other flavors here.
Jerky Hut is a brand of Jerky Hut International, Inc., based out of Hubbard, OR. The brand which is often seen at boat shows, gun shows, car shows, and trade shows of every kind, was started over 30 years ago by Steve Risch. The company makes jerky from its own USDA inspected facility under its parent company, Saddle Mountain Meats.
This Hot Teriyaki is also dubbed, "Mooie Looie", and according to the company, is made from prime cut, thick slices of beef, seasoned with a touch of crushed red chilies and Chinese Hot Mustard. This sample was provided to me for review by one of their licensees, YummyJerky.
Beef, brown sugar, water, teriyaki sauce, teriyaki seasoning, onion, garlic, dextrose, sodium erythorbate, sunflower oil, disodium inosinate, corn syrup solids, mustard powder, crushed chili peppers, garlic powder, black pepper, sodium nitrite.
The first thing I taste from the surface of these pieces is a moderate sweetness and light saltiness. There's perhaps a faint hint of teriyaki, and a little bit of heat building up.
The chewing flavor starts with much of the same, with the teriyaki being just a bit more defined. The heat builds up a little more, and I can also detect a light touch of chile pepper flavor.
For being labeled, "Hot Teriyaki", it seems to hold up. I wouldn't consider this hot by any means, but I does generate enough heat to register with me. I'd rank the heat as "mild medium" on my personal heat scale (level 2 out of 5). As for the teriyaki part, it generates a light flavor, more sweet than anything else, but still seems to evoke a sense of the famous Japanese grilling sauce. I don't pick up any pungent contrast, and not much of the tangy wine/vinegar ingredient. But overall, it seems to squeak by as hot teriyaki.
The flavors that seem to define this jerky overall is primarily the well-noticeable sweetness, colored by the light teriyaki flavor. There's a touch of chile pepper flavor wafting in the background, and a light saltiness.
I don't pick up any natural meat flavors.
With respect to the "Chinese hot mustard" labeling on the package, I couldn't detect any of it.
This appears to be slices of whole meat, sliced into strips of 3 to 4 inches in length, and sliced thick.
This is a dry jerky with a sticky, moist surface feel. The strips have some flexibility but will easily crack apart. Biting off pieces seems easy to do, and chewing is mostly easy.
The chewing texture starts out with little to no resistance, breaking down into a soft mass quite easily. It doesn't quite chew like real meat, however. There's perhaps a little bit of a meaty chew, but mostly it wants to crumble apart with some gumminess from the heavy sweet coating.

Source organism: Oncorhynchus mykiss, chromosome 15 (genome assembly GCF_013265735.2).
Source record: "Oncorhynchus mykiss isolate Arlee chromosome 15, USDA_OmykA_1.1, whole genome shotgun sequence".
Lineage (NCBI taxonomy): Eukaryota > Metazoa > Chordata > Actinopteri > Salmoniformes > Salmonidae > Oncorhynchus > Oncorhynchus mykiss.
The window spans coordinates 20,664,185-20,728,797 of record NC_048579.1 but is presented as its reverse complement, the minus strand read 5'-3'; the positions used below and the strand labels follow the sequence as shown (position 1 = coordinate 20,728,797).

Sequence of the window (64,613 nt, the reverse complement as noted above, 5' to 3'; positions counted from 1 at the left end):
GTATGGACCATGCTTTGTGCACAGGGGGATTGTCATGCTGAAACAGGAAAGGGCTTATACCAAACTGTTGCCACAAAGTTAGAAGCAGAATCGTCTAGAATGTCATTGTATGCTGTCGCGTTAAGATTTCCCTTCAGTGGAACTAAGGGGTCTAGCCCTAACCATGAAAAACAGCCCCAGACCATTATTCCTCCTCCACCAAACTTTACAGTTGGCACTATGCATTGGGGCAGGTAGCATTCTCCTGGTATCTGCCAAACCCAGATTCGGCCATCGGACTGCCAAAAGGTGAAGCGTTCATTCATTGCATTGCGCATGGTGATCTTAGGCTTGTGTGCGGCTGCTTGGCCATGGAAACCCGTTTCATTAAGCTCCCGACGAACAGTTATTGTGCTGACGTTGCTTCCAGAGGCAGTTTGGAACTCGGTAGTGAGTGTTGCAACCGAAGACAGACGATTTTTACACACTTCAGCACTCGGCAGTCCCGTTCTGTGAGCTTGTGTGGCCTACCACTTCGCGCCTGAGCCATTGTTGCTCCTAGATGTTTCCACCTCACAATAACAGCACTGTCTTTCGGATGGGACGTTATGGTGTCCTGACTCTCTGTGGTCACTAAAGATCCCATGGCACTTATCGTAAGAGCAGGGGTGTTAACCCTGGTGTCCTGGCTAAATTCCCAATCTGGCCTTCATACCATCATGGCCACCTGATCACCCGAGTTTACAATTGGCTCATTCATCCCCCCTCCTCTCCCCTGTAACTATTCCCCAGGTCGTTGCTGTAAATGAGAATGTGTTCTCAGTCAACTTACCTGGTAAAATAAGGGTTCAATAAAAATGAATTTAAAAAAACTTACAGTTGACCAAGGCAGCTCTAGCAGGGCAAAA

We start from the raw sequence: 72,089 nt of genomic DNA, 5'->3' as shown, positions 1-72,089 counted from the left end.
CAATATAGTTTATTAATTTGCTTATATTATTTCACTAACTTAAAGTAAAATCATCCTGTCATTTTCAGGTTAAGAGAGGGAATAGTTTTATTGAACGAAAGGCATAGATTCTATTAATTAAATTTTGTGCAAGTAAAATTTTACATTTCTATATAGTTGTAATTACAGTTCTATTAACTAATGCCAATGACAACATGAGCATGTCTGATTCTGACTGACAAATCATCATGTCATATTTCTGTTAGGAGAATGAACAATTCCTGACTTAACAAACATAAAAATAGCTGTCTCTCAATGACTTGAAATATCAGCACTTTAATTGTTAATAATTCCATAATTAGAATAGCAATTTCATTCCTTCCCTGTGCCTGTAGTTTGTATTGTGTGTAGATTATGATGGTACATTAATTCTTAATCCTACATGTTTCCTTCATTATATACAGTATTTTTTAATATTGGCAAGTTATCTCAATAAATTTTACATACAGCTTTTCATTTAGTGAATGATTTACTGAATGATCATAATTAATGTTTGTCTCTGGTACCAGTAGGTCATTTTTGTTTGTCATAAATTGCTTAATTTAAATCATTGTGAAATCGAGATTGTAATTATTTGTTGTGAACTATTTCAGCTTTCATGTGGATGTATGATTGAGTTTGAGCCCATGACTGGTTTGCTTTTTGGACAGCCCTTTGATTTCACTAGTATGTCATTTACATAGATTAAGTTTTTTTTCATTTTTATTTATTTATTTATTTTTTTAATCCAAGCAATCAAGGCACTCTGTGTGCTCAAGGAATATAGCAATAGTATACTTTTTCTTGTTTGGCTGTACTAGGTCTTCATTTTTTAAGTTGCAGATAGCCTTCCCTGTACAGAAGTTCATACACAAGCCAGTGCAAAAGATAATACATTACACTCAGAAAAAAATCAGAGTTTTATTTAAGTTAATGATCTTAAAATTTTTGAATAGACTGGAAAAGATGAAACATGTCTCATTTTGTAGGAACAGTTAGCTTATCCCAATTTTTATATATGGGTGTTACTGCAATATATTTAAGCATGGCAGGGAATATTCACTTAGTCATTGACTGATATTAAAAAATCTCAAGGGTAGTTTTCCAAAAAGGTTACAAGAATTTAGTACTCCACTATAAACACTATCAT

I don't see much of any fat on these strips nor any gristle. I didn't encounter any stringiness or other unchewable tissues.
It's not clean eating either. The sticky, sweet coating on these strips required me to lick and wipe my fingers before touching the keyboard.
YummyJerky sells this Hot Teriyaki Beef Jerky from its website at a price of $21.00 for a one pound package. Add to that shipping costs of $6.95, and it comes to a price of $1.75 per ounce.
For general jerky snacking purposes, at the $1.75 per ounce price, it's a decent value. I'm getting a satisfactory flavor overall, with a good meat consistency, though a subpar chewing texture. But it's priced slightly less than what you'd pay for major brands of jerky in stores, and seems to offer a similar snackability.
As a Hot Teriyaki beef jerky, at the same $1.75 per ounce price, it's a fair value. It's not really hot, though it does generate a little bit of heat, and it doesn't really belt out a strong, well-defined, teriyaki flavor.
This Hot Teriyaki Beef Jerky from Jerky Hut delivers a low level of heat with a mostly mild teriyaki sauce flavor. Beyond that, it gives off a light chile pepper flavor, and that seems to complete the overall flavor profile. It doesn't really go out of its way to generate an eye-popping, mouth-watering, jerky experience. It's as if it does a half-baked job of meeting its advertised flavor, and then nothing more.
The meat consistency seems good in that these strips appear to be all meat, but it tended to chew somewhat crumbly, and a little gummy with the copious amounts of sweet. In comparison to other brands of teriyaki jerky I've reviewed, it seems mostly unremarkable.
My recommended beer pairing for this, try a standard IPA, such as the Stone IPA or the Firestone Walker Union Jack IPA.
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